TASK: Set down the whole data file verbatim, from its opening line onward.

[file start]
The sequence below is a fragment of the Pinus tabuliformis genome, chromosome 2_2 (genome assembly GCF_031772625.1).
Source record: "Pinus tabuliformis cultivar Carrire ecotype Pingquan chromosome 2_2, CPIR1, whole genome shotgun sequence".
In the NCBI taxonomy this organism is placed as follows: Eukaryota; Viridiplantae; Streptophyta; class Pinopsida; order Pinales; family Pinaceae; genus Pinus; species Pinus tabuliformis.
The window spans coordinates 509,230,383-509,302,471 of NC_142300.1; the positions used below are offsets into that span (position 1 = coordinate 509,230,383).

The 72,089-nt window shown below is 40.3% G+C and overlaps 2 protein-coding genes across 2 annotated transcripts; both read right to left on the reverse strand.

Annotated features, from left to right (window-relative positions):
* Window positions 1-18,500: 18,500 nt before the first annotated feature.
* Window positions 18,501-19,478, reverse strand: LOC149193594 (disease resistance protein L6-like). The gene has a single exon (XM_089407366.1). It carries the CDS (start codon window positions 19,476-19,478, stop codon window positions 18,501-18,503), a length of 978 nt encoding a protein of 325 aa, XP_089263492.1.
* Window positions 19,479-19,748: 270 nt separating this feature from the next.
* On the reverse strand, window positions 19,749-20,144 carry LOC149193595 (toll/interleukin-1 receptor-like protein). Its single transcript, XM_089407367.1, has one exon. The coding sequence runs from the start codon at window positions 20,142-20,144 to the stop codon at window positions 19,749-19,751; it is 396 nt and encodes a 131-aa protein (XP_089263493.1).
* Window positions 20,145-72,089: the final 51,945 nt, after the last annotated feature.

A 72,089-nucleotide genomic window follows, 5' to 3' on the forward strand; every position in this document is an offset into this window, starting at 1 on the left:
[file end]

The sequence below is a fragment of the Pinus tabuliformis genome, chromosome 2_2 (genome assembly GCF_031772625.1).
Source record: "Pinus tabuliformis cultivar Carrire ecotype Pingquan chromosome 2_2, CPIR1, whole genome shotgun sequence".
In the NCBI taxonomy this organism is placed as follows: Eukaryota; Viridiplantae; Streptophyta; class Pinopsida; order Pinales; family Pinaceae; genus Pinus; species Pinus tabuliformis.
The window spans coordinates 509,230,383-509,302,471 of NC_142300.1; the positions used below are offsets into that span (position 1 = coordinate 509,230,383).

The 72,089-nt window shown below is 40.3% G+C and overlaps 2 protein-coding genes across 2 annotated transcripts; both read right to left on the reverse strand.

Annotated features, from left to right (window-relative positions):
* Window positions 1-18,500: 18,500 nt before the first annotated feature.
* Window positions 18,501-19,478, reverse strand: LOC149193594 (disease resistance protein L6-like). The gene has a single exon (XM_089407366.1). It carries the CDS (start codon window positions 19,476-19,478, stop codon window positions 18,501-18,503), a length of 978 nt encoding a protein of 325 aa, XP_089263492.1.
* Window positions 19,479-19,748: 270 nt separating this feature from the next.
* On the reverse strand, window positions 19,749-20,144 carry LOC149193595 (toll/interleukin-1 receptor-like protein). Its single transcript, XM_089407367.1, has one exon. The coding sequence runs from the start codon at window positions 20,142-20,144 to the stop codon at window positions 19,749-19,751; it is 396 nt and encodes a 131-aa protein (XP_089263493.1).
* Window positions 20,145-72,089: the final 51,945 nt, after the last annotated feature.

A 72,089-nucleotide genomic window follows, 5' to 3' on the forward strand; every position in this document is an offset into this window, starting at 1 on the left: